Immediately, a flurry of activity surrounded her sister. A doctor came over personally and assisted her onto a gurney, rushing her back into the trauma unit. One of the nurses tried to lead Kiarna away, but she was having none of it. The cacophony of screams assaulted her senses, Jandra’s among them. Around her, dozens of joined Trills were dying, all the victims of some sort of attack. Jandra was scanned quickly with a plisagraph as she was placed on a hospital bed.

“She’s rejecting her symbiont. Isoboramine, stat!” Jandra was injected, but there seemed to be no change. “The symbiont is in neuroleptic shock. Prepare symbiogenic neurotransmitters.” Once again, Jandra was injected. Zak seemed to quiet his thrashing and Jandra quit screaming, though her eyes remained glassy and unresponsive and her breathing was ragged. “Let’s prepare to remove the symbiont. Get me a mobile symbiont pool!”

“No! You can’t do this!” Kiarna put her arms over her sister’s abdomen to stop any further action and glared at the doctor. The doctor looked at her as if she was crazy.

“This symbiont will die if we don’t extract it immediately. I don’t care how famous your family is, Miss Taiven. I have a duty to this symbiont, to preserve the memories of all hosts for future generations. If left in the host, this symbiont will die.” The doctor didn’t even look agrieved.

“Her name is Jandra, not ‘the host!’ She is a living, breathing being who deserves your care! Please!” She could feel the tears stream down her face and wiped at them blindly. The doctor looked as though he was contemplating having her forcibly removed. Kiarna was desperate. She looked at her sister and cupped her face. “Come on, Jandra. Wake up. Please. Show them you can fight this. Come on!”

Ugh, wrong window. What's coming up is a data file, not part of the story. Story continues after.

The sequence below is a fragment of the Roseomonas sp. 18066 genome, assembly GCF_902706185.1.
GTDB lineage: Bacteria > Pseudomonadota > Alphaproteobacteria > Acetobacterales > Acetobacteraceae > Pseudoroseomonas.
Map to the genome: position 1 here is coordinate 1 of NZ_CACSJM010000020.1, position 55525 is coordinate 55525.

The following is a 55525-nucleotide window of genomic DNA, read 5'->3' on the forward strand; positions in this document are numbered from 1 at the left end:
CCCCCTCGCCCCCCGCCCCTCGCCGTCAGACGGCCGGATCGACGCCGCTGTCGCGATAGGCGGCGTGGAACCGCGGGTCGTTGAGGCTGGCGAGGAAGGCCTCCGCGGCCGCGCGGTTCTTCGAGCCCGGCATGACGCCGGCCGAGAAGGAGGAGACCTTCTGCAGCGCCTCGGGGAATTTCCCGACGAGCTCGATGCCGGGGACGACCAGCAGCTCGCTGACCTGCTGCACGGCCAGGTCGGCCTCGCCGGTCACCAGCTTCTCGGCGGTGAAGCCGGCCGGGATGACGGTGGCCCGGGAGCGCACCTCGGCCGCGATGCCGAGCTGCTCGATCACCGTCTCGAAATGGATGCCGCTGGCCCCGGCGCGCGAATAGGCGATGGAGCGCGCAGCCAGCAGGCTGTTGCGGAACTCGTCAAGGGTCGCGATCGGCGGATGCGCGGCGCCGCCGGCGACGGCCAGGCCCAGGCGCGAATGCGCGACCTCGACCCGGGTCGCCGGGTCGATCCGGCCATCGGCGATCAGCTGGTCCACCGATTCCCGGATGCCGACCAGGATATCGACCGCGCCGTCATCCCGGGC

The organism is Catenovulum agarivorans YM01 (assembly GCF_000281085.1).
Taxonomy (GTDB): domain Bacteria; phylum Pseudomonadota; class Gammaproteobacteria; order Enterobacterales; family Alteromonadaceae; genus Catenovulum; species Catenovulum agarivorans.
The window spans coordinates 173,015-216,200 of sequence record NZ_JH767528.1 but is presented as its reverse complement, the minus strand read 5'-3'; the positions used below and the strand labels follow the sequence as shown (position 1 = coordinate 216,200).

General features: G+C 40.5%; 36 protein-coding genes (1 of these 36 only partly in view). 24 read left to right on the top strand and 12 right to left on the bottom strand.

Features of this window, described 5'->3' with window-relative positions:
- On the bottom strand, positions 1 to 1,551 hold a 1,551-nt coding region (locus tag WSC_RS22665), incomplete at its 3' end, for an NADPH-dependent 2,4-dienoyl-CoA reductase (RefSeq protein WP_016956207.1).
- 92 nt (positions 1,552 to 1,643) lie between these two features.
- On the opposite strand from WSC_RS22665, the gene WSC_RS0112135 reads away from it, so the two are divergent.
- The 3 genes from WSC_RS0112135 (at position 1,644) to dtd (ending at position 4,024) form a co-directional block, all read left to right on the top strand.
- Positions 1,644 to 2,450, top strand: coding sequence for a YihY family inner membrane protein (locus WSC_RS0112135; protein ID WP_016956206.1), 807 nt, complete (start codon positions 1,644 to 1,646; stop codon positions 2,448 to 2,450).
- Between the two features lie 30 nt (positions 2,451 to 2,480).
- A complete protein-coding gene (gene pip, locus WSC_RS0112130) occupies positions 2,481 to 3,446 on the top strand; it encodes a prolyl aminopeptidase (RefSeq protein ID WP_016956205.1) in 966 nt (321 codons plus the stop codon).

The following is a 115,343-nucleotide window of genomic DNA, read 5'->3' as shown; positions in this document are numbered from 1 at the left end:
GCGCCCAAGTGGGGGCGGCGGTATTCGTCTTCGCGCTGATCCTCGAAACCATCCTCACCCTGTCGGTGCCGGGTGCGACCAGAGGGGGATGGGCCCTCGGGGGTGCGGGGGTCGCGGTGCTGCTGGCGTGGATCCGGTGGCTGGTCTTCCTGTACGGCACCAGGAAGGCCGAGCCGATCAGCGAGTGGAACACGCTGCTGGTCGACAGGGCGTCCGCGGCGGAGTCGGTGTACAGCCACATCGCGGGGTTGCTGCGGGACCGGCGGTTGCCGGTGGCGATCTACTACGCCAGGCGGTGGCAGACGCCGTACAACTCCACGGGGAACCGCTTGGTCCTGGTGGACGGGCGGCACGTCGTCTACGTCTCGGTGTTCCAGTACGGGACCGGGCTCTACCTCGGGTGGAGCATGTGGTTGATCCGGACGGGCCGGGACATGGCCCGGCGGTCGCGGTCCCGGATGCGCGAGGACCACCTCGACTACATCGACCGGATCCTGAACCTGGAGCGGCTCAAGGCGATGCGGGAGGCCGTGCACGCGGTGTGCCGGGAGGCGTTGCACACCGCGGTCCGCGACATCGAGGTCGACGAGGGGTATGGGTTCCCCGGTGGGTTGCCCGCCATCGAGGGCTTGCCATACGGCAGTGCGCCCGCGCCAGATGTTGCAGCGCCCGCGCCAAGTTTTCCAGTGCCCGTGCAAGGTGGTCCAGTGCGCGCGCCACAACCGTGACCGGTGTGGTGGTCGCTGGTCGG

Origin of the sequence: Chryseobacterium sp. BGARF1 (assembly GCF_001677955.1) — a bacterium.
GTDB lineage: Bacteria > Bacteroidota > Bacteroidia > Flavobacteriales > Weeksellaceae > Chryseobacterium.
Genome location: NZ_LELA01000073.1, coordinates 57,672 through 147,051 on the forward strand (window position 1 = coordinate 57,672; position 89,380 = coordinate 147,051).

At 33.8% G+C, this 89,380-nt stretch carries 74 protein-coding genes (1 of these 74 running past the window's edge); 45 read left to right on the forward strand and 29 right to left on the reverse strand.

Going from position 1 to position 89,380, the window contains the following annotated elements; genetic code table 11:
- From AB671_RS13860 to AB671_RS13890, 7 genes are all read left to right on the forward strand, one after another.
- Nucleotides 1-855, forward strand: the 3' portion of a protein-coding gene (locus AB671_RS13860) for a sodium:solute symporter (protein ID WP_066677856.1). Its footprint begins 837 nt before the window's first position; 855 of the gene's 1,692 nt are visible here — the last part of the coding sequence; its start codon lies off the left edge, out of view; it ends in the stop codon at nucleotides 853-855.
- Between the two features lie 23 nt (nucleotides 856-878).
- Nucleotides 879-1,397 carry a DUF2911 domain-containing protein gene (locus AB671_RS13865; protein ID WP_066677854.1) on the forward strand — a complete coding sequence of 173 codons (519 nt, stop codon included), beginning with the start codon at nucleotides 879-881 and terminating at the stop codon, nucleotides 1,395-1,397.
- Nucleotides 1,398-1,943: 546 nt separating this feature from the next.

Jandra’s body began to convulse again and the medical staff restrained her to keep her from hurting herself or anyone else. Kiarna hardly heard what was going on after that. She just willed Jandra to fight...for what she didn’t know.

“Your sister accepted the commitment of a symbiont when she was joined. She knew that it could mean that she would have to die to save her symbiont one day. It is the risk the joined must take. The symbiont comes first. Now move so we can save it!”

“No!” Her hatred for the doctor and his uncaring attitude fueled her words. “Everything that is happening is the fault of people like you! You and your “symbionts first” attitude, your reverence!” She no longer cared how she sounded. She didn’t care if it was conduct unbecoming of a Starfleet officer. She wanted to lash out at this vile man who would dispose of her sister so carelessly.

“No, Kiarna,” a whisper traveled up from the bed that held her sister. Her sister was struggling to speak. Kiarna leaned close, the tears bright on her face.

“Jandra, don’t let them do this, please, please. Oh, God. I’m so sorry, Jandra. So sorry for everything I felt, everything I said. Please don’t let them do this.”